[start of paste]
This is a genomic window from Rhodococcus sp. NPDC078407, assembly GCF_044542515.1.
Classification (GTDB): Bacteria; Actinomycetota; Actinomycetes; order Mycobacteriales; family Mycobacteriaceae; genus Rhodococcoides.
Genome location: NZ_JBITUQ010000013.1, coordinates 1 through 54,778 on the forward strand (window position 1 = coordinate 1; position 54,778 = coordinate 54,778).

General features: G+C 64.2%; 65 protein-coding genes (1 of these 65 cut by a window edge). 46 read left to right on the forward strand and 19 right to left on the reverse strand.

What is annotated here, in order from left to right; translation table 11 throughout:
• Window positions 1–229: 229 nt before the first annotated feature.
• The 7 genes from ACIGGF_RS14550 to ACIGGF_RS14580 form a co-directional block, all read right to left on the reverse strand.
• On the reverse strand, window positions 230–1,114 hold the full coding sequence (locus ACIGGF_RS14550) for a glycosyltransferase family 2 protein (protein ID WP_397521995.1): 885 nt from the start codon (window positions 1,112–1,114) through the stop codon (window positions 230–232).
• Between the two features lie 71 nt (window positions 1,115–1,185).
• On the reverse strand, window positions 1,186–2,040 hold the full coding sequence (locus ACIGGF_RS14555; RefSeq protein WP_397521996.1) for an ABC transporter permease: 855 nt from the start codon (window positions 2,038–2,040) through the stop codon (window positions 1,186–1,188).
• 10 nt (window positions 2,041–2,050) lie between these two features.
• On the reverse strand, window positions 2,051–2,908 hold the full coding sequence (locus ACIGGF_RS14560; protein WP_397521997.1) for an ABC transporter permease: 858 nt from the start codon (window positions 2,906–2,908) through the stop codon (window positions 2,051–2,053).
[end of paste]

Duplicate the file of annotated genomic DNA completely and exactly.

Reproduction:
This is a genomic window from Rhodococcus sp. NPDC078407, assembly GCF_044542515.1.
Classification (GTDB): Bacteria; Actinomycetota; Actinomycetes; order Mycobacteriales; family Mycobacteriaceae; genus Rhodococcoides.
Genome location: NZ_JBITUQ010000013.1, coordinates 1 through 54,778 on the forward strand (window position 1 = coordinate 1; position 54,778 = coordinate 54,778).

General features: G+C 64.2%; 65 protein-coding genes (1 of these 65 cut by a window edge). 46 read left to right on the forward strand and 19 right to left on the reverse strand.

What is annotated here, in order from left to right; translation table 11 throughout:
• Window positions 1–229: 229 nt before the first annotated feature.
• The 7 genes from ACIGGF_RS14550 to ACIGGF_RS14580 form a co-directional block, all read right to left on the reverse strand.
• On the reverse strand, window positions 230–1,114 hold the full coding sequence (locus ACIGGF_RS14550) for a glycosyltransferase family 2 protein (protein ID WP_397521995.1): 885 nt from the start codon (window positions 1,112–1,114) through the stop codon (window positions 230–232).
• Between the two features lie 71 nt (window positions 1,115–1,185).
• On the reverse strand, window positions 1,186–2,040 hold the full coding sequence (locus ACIGGF_RS14555; RefSeq protein WP_397521996.1) for an ABC transporter permease: 855 nt from the start codon (window positions 2,038–2,040) through the stop codon (window positions 1,186–1,188).
• 10 nt (window positions 2,041–2,050) lie between these two features.
• On the reverse strand, window positions 2,051–2,908 hold the full coding sequence (locus ACIGGF_RS14560; protein WP_397521997.1) for an ABC transporter permease: 858 nt from the start codon (window positions 2,906–2,908) through the stop codon (window positions 2,051–2,053).